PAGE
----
Are We Ready for Sex Education?
by Erika Lagunzad, February 06, 2019 10:12pm
Art by Jessa Malapit
You’d feel nervous and unsure at first few (if not most) scenes of Sex Education—heads up, it has a lot of NSFW scenes—and that’s the magic of the series. Sex Education gives you those same feelings every teenager feels on an almost daily basis. Much more a teenager who is in the process of orienting themselves, or is discovering the ins and outs of sex; sex education (as an initiative) will never be a comfortable experience. But it can be light, funny, and sincere. And Sex Education has pulled it off.
This Netflix Original series follows the lives of Jean Milburn, a sex and relationship therapist, played by Gillian Anderson and her equally gifted 16-year-old son Otis played by Asa Butterfield. Blessed with intuitive sexual understanding, Otis conducts sex and relationship counsellings—despite his lack of personal sexual experience—because most of the population of his high school are hopelessly confused, horny teenagers in need of, well, sex education.
We’ve all had our fair share of teen comedies set in high schools, but this eight-part series uncovers coming-of-age stories in such a realistically relatable way. Cue in all the quirky student group stereotypes, the awkwardness of being a teen with raging hormones, and no rule book but all portrayed without exaggeration. Nothing is densely written, everything is effortless and heartfelt.
Every character represents viewers of all ages and orientations, each character’s storyline comes into play as they become part of Otis’ narrative. What is a teenage comedy without its highschool tropes—the gay best friend, the school bully, the elites, the jocks, the band geek who’s into elaborate roleplaying, the rebel chick who’s secretly smart, and the ones content on the side—colorful personalities (of different races, sexual orientations, and age) allow the audiences to see themselves in the many "patients" of Otis's underground sex therapy clinic.
Owning The Narrative
And while the series has so much heart to it, it’s still not one to watch with your parents (or during commute!) with a lot of full-on nudity and uncensored sex scenes. Sex Education offers a kind of nudity we're not used to seeing. It emphasizes more on undressing humanities more than clothes. It portrays the realities of sex, the messiness of it (physically and emotionally)—it’s hardly ever sexy at all.
Sex Education is a rare gem. For a series that forefronts sex, it hardly fetishizes relationships and the act of sex itself.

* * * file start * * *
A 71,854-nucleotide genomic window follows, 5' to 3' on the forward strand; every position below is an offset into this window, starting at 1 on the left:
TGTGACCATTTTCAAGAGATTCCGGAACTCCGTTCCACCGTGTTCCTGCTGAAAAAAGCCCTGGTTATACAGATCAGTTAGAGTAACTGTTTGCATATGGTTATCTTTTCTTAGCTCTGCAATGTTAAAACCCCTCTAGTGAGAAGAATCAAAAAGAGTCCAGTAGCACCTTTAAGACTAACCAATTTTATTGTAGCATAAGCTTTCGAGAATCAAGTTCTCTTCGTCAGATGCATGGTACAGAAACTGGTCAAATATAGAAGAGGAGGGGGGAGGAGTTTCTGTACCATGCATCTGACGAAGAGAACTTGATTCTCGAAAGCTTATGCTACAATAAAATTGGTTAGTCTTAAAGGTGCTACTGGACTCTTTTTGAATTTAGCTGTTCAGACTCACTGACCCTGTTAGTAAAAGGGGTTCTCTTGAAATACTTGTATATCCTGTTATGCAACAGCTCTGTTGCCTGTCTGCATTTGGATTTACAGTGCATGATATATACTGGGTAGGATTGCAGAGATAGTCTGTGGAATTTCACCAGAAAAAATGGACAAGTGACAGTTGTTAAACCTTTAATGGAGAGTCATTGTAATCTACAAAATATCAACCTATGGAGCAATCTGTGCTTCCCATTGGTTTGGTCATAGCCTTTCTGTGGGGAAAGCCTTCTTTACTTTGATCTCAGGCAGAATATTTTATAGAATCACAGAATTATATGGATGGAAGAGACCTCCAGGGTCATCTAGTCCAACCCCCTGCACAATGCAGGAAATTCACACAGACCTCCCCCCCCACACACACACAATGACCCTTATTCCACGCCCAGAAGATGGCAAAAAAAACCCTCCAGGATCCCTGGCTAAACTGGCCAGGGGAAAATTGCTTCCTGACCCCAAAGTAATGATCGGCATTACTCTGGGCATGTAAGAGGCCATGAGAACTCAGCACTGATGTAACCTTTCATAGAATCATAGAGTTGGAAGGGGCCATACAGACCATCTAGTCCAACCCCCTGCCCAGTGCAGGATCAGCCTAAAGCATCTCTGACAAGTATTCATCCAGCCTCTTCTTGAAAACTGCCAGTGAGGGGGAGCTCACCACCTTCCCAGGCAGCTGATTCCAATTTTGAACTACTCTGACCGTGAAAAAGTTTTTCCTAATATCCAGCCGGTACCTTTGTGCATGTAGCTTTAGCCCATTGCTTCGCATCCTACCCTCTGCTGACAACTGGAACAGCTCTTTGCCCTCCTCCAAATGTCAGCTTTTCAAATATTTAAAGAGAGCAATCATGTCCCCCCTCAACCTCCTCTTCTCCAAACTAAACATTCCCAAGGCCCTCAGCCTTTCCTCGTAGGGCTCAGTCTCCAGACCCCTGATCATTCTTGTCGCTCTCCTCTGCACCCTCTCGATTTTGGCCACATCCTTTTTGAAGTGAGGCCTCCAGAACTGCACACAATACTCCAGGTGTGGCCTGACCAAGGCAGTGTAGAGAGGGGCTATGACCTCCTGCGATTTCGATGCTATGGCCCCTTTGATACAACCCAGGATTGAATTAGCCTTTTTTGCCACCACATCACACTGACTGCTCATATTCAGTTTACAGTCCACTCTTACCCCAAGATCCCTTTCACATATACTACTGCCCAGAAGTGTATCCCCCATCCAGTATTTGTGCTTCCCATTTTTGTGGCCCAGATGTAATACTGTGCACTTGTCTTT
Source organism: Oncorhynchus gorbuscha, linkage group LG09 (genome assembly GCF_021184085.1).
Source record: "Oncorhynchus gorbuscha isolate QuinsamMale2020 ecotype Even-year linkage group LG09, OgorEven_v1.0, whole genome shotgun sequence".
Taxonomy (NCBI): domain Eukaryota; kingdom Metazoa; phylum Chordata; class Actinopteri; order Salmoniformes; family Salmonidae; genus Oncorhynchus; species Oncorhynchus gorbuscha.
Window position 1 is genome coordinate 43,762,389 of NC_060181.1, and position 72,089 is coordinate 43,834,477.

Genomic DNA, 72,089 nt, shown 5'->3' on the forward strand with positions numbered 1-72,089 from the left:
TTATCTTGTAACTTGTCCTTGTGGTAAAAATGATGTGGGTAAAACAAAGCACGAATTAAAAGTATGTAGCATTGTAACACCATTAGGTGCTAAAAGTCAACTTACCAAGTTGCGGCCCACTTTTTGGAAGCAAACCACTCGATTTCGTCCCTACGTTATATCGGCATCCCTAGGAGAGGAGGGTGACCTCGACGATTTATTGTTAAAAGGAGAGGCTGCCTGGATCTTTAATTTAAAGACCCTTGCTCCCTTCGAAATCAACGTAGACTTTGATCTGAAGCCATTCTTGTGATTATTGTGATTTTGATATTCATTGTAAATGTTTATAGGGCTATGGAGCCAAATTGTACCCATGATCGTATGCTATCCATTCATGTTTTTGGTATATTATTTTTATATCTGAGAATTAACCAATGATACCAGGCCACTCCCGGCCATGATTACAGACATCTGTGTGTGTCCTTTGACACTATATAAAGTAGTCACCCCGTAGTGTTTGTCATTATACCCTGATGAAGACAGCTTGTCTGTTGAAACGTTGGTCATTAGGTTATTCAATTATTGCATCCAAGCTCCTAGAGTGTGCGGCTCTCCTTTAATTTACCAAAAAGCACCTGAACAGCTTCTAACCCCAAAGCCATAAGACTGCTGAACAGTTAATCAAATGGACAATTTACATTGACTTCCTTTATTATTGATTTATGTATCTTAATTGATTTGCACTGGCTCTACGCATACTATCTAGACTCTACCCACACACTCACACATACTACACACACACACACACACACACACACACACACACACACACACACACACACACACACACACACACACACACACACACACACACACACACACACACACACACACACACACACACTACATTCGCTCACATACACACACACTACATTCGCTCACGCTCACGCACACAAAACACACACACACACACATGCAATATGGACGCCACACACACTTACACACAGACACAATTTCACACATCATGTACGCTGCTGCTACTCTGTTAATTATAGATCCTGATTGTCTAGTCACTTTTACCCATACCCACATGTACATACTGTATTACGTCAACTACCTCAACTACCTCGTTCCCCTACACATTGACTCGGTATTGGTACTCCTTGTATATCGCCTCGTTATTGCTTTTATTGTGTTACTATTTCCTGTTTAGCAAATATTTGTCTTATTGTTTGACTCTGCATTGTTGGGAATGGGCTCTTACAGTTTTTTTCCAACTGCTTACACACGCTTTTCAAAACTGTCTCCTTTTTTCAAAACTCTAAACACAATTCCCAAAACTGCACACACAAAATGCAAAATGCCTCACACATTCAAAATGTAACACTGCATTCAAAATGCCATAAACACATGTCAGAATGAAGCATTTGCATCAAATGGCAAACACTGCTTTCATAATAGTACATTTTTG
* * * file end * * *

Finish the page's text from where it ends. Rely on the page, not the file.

In the eyes of Otis, he is trying to help his clientele. The show highlights one thing: the necessity and impact of communication. And that's what sex education is and should be about. And the series, with all its rawness and honesty, is trying to normalize the conversation on the topic of sex because sex education happens only (and effectively) when it is put into the conversation.
But beyond the talk of sex, It’s refreshing to see inclusive plotlines presented in a big platform like that of Netflix. Sex Education’s diversity includes race, sexual orientation, social status, and parenting styles. It even touches on the mental and emotional health spectrum—even religion.
Turning education to a conversation
Sex Education isn't just about sex, it's about learning self-appreciation, living life as best as possible, and being comfortable with ourselves.
It doesn’t matter if Season 1 ended with or without icing on top, or with Season 2 nowhere near finished (can’t wait!). It feels ever more like a "refresher" that this show exists and that it refuses to filter the conversation about sex. There is no show as effective at bringing into discussion the education we need.
“with all its rawness and honesty, Sex Education is trying to normalize the conversation on this topic because sex education happens only (and effectively) when it is talked about.”
With the Philippines being a country that’s clinging to its traditions and religion like it’s the only thing left of our identity, it's no surprise that many people still think sex is a taboo. It seems like the approach to this “taboo” is how knowing nothing is better than having to know all about it.
There have been efforts to strongly implement sex education in our country, especially in school curriculums, but advancements are met with strong if not harsh criticisms from the conservatives of society. The least most schools do is giving out pamphlets to the list of STDs, responsible parenthood, the Do’s and Dont’s, and the forms of protection (abstinence and prayers included).
So it’s safe to say pornography has been our “source” of sex education material—the Philippines has ranked first in terms of time on Pornhub for five straight years since 2013, fyi, though it only portrays sex as an unrealistic performance. But will our society ever come to know how the lack of education about sex will not stop teenagers (or anyone) from having sex, it'll only stop them from staying safe from unwanted pregnancies or STDs. It’s about time we take sex education seriously to the point of normalcy.
Sex Education presents our need of sex education. It’s sad and alarming that most of our knowledge about sex ed are found in media platforms such as Netflix.
Butatleast it’s a good start to a sex-positive, inclusive entertainment landscape; and with more stories like these, we may be ready for conversations to start—without having to be nervous, uncomfortable or anxious while at it.
The show, ultimately, is about young people trying to figure out how to be content, happy and have a healthy, fulfilling relationships—with or without sex involved.
Sex Education Season 1 is available on Netflix. And in case we forgot to mention, Sex Education contains explicit scenes, abortion clinics, weird parents and a whole lot of heartwarming scenes in between.
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